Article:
One of the problems with public discourse about "diversity" is that people never bother to define what kind of diversity they're advocating for, which is a very self-defeating act since it's clear that there are certain types of diversity which most people could reasonably want to eliminate. For example, do you want to live in a world in which there are people dying of cancer? If the answer is "no", then you are removing one type of diversity from the world. Having a particular illness is one way in which people can be different from each other, so if you want to eliminate illness, then you want to eliminate one type of diversity. That's why, when people who value "diversity" are talking about curing widespread diseases like cancer, AIDS, or this year's history-making coronavirus, it's worth posing the question: Wait, you want to cure people who have those diseases? All of them? Because that's tantamount to a form of genocide: A great deal of culture and artistic works--books, movies, songs, paintings, and so on--have arisen out of stories (both real and fictional) of people being terminally ill. If you want to cure these terminal illnesses for all people in the world, forever, then you're removing an entire genre of creativity and expression, and also removing one facet that makes different human beings different from each other. Now, I can understand doing this; I myself would not be opposed to eliminating such diseases from the world, but that's because I do not value "diversity" in all its forms: there are certain ways in which I do not want people to be different from each other, and in fact, I would be okay with living in a world in which not one single person was dying of cancer. I think that is a world I could tolerate living in, and I wouldn't feel like that world would be boring or lacking in variety because of its lack of cancer sufferers.

A perhaps more controversial idea is poverty. Again, if you could, would you want to eliminate poverty from the world? Would you want to make sure that every person was not poor? All of them? There are many political activists who would not hesitate to answer "Yes" to this question, but consider what such an idea entails. Once again, there is a very, very large body of cultural and artistic creativity which has concerned itself with the lives of the financially poor. Countless works of genius like Les Misérables, Oliver Twist (and indeed, most of the writing of Charles Dickens), and The Grapes of Wrath are mainly about the desperate plight of the poor. These books would never have been written if poverty didn't exist. Now, you might say that it would be worth giving up these landmark books if it could mean that poverty could be eradicated from the world, and you might even be right, but consider what you are doing by introducing such ideas: You are forming humanity into a more uniform mass where all people think the same thoughts and live the same lifestyle. That dystopia of a "boring", homogenized humanity becomes much more real if you eliminate illness and poverty from the world. In doing this, you vastly detract from the variety and diversity which you claim to value in humanity.

Lest anyone think that I am some chauvinist pig talking down to humanity and telling them how important it is for some of them to be poor, be assured that my own financial situation is by no means secure and that I am not saying any of this to benefit myself. To be sure, I am above the poverty line, and so you could rightly accuse me of not knowing what it's really like to be on the verge of homelessness (or, for that matter, actually homeless), but it so happens that the virtue of poverty isn't my own idea. In many places in the world, I have seen expressions against what people call "gentrification", which is the process of neighborhoods becoming wealthier. People who have lived in a certain place for a long time become alarmed when their neighborhood becomes "cleaned up" because they fear having to pay more money for their costs of living. More than once, I've seen clean, newly-constructed apartment buildings vandalized with graffiti which says things like "Clean walls = higher rents". These kinds of anti-gentrification gestures show that some people want to remain in poverty. It's not just anonymous graffiti, either: More than once, I have seen people wearing shirts saying things like "My neighborhood will stay dirty", meaning that they don't want a bunch of posh wankers moving in. We idealize both poverty and wealth, but the reality is that not everyone is unhappy being poor, and not everyone is happy being rich. You could rightly say that concerns about gentrification are more about people worrying that other people around them will become rich while they remain poor rather than a terror of becoming rich oneself, but this is not the whole story: There are quite a lot of people in the world who are happy living in "the ghetto" or "the hood", considering this environment their natural home and the people who live in such areas their natural community. Not everyone who is poor wants to be "rescued" from their life by some knighted "socialist" heroes.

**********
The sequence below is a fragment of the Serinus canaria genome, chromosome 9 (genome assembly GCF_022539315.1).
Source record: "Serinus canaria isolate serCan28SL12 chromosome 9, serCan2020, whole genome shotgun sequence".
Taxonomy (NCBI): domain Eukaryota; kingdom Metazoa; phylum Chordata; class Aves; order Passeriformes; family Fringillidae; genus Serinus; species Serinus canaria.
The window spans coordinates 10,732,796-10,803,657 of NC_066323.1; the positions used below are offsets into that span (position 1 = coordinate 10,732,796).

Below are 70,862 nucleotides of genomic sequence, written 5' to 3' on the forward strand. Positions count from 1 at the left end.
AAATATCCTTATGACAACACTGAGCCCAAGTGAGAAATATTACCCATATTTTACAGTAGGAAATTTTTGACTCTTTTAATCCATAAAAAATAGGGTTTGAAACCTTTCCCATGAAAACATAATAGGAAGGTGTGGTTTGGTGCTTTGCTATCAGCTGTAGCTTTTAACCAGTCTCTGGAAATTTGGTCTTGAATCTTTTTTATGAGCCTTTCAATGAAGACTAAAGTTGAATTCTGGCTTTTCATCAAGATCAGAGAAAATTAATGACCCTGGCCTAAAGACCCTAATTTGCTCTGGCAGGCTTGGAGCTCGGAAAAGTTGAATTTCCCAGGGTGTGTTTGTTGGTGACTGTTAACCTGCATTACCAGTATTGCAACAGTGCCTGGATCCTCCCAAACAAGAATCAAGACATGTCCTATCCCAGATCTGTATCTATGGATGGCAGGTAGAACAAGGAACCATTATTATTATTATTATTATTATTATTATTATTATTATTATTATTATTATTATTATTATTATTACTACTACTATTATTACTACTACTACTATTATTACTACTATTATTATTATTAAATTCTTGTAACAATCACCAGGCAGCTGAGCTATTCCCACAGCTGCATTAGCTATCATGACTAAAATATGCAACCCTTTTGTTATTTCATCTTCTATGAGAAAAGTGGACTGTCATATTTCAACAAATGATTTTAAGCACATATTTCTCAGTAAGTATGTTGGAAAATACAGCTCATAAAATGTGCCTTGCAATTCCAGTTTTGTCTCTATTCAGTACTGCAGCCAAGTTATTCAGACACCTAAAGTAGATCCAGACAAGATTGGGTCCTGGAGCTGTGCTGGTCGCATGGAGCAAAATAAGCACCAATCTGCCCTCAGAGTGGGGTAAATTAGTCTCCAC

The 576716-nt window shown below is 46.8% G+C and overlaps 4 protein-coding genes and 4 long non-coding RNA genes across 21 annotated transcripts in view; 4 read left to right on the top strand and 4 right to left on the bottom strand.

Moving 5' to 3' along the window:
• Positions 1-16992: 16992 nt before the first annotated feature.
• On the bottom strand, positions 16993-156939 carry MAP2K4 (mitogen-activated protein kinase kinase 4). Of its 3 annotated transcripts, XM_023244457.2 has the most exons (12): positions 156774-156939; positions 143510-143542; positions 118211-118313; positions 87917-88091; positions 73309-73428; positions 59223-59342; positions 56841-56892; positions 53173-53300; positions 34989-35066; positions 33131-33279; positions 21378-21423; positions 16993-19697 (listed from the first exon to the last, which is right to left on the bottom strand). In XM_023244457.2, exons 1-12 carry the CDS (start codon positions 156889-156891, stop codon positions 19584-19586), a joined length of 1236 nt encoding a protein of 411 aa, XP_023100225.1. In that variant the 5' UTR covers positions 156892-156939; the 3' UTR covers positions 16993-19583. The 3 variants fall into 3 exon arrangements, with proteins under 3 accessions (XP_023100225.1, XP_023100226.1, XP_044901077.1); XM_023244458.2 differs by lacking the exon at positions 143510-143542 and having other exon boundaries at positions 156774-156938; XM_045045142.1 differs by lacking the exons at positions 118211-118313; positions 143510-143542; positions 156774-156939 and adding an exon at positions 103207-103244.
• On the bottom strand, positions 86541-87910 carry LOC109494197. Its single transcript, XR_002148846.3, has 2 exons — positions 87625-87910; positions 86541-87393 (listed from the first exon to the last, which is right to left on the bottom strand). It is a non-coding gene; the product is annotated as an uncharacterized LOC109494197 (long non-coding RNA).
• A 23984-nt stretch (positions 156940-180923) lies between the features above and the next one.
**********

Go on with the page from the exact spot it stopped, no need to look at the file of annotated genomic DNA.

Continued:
Returning to the question of whether I'd like to live in a world where all people are the same, I stand by my answer of "Yes", but emphasize that this answer must be understood as having qualificiations. I don't mean that I want every person to physically look like me, or to like exactly the same things I like. But there are properties which I want all people in the entire word to have, as well as other properties which I would like for not one single person in the world to have. Once again, I admit that this means that I don't value "diversity" in people very much, but I'm okay with that. If you think for a little while, you can probably think of things in these categories for you, too: You can probably think of things like health, happiness, or thoughtfulness which you would like for all people in the world to have, and you can probably also think of traits like being a serial rapist or a child abuser which you would like for exactly zero people in the world to have. It's okay to value differences and contrasts between people, but you shouldn't make blanket statements in which you say that "diversity" between people is important. And if you do, just remember: People aren't going to be different in the way you want them to be.